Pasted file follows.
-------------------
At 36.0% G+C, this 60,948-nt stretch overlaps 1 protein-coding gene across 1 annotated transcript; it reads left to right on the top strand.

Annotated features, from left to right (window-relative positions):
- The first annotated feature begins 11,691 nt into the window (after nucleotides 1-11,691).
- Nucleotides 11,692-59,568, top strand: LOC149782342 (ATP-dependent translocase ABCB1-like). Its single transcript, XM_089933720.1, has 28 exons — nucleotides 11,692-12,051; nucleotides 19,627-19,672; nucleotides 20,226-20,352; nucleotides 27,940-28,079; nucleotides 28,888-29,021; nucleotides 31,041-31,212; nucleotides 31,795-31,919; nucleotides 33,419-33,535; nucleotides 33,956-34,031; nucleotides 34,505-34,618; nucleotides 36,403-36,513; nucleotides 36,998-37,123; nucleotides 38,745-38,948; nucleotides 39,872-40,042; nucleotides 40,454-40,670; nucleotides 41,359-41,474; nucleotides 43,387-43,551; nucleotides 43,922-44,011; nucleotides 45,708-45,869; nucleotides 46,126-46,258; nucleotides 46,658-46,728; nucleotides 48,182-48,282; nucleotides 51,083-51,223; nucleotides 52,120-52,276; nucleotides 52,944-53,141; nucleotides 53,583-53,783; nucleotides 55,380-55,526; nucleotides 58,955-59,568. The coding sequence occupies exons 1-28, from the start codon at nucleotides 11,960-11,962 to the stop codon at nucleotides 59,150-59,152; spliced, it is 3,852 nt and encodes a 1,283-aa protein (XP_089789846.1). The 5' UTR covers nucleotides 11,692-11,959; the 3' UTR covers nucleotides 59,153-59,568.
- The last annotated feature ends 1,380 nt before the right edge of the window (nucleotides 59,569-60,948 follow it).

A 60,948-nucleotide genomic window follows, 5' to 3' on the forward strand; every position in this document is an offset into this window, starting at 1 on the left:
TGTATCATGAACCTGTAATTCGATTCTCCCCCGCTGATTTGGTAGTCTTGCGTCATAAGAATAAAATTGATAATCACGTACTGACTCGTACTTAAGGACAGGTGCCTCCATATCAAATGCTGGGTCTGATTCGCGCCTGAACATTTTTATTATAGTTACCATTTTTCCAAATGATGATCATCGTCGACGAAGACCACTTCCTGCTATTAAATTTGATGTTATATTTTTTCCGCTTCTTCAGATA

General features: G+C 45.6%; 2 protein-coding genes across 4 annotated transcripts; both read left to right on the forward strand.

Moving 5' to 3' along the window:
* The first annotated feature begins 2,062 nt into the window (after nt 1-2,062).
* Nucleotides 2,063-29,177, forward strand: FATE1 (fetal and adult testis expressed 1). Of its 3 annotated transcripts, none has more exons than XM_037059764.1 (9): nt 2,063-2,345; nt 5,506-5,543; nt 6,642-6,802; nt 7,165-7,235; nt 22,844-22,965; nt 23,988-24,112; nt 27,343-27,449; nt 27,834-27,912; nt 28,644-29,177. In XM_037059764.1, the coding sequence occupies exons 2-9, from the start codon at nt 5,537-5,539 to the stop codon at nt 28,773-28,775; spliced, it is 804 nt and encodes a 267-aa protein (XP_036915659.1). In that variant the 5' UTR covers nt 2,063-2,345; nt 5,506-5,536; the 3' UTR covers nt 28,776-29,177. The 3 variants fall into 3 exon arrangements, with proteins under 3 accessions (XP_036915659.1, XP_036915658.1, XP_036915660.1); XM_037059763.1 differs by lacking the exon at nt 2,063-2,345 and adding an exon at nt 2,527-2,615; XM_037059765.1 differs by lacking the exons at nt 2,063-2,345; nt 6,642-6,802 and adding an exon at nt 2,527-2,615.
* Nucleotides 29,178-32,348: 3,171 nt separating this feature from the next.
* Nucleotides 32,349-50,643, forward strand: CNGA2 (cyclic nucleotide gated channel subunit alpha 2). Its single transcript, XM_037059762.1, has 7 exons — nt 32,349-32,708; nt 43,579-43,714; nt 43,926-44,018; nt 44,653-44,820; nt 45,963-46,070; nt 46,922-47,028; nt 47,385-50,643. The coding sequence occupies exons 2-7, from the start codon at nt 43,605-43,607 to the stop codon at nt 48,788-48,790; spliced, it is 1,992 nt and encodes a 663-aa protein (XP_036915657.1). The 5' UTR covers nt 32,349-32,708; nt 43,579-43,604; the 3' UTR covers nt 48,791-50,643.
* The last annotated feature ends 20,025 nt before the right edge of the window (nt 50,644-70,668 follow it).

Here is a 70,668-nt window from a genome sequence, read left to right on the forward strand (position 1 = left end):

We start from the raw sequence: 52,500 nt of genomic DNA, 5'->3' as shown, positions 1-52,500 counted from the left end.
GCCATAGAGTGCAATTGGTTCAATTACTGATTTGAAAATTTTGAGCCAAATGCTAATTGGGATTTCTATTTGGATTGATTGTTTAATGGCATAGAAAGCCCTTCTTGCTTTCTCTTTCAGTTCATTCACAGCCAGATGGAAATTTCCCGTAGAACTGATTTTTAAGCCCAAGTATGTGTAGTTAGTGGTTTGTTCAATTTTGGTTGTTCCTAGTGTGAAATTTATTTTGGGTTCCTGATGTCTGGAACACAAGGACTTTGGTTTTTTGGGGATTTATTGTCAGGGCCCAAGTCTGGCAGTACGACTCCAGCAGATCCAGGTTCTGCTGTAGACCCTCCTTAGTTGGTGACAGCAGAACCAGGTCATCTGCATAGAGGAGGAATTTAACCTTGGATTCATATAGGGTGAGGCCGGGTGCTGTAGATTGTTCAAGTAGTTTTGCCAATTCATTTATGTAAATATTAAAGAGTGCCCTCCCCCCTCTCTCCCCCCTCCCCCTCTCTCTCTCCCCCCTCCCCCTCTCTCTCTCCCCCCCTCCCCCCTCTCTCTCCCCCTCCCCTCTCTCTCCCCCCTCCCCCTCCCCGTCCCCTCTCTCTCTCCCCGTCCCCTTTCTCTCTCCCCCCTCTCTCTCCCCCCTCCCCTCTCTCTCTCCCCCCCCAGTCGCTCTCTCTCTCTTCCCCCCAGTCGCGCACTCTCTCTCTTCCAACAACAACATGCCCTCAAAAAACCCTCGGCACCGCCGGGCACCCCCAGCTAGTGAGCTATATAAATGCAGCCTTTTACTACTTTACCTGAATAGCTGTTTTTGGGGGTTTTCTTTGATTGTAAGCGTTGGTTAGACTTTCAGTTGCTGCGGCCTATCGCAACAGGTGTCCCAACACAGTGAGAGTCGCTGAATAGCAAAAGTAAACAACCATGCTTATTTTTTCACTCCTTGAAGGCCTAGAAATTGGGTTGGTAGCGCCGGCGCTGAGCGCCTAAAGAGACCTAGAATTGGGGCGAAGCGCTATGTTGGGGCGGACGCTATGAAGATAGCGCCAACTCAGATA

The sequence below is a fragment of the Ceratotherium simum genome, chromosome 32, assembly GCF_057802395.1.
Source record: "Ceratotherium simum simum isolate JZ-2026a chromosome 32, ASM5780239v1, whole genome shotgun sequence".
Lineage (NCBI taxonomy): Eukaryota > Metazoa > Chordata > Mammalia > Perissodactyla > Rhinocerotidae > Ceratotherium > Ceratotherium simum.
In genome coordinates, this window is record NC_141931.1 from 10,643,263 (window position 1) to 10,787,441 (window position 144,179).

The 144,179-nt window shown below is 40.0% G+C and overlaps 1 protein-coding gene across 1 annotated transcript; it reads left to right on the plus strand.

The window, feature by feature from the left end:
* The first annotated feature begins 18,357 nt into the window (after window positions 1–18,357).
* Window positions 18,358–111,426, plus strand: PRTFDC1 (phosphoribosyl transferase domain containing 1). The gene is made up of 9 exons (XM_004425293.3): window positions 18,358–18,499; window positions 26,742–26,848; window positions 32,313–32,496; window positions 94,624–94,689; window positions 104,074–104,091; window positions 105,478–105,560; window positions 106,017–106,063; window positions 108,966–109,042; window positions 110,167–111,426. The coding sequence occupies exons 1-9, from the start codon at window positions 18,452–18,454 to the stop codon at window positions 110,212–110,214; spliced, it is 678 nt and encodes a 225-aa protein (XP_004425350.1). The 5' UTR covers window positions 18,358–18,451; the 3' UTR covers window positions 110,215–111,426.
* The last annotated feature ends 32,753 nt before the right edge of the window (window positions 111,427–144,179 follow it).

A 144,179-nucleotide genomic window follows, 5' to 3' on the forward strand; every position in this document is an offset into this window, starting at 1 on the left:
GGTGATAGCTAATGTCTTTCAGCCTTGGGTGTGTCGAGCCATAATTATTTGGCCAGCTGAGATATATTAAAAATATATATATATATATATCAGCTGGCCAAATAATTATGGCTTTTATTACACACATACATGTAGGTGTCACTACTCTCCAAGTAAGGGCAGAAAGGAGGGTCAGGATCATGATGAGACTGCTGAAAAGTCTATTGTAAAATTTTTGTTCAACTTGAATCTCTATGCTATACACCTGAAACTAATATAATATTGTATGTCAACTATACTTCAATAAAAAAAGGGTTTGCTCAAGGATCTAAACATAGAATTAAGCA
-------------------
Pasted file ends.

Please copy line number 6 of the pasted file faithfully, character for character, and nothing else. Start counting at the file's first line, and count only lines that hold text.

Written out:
A 60,948-nucleotide genomic window follows, 5' to 3' on the forward strand; every position in this document is an offset into this window, starting at 1 on the left: